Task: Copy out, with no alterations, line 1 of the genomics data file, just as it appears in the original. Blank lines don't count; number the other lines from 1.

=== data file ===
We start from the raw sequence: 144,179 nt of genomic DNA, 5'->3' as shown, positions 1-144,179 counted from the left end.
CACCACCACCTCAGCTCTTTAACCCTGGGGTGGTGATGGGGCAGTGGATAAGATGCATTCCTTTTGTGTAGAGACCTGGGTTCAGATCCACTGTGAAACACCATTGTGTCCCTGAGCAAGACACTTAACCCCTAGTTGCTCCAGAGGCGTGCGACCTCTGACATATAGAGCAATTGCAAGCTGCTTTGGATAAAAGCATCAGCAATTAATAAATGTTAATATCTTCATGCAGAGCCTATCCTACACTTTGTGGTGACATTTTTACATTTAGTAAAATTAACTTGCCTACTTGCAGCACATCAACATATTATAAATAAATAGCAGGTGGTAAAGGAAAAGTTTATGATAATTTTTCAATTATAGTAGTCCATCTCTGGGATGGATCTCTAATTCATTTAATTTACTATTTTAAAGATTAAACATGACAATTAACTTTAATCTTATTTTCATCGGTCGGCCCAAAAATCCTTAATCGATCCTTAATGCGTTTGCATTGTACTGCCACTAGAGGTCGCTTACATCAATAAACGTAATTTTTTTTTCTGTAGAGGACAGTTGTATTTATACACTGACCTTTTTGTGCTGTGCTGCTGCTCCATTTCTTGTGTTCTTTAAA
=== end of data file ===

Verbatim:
We start from the raw sequence: 144,179 nt of genomic DNA, 5'->3' as shown, positions 1-144,179 counted from the left end.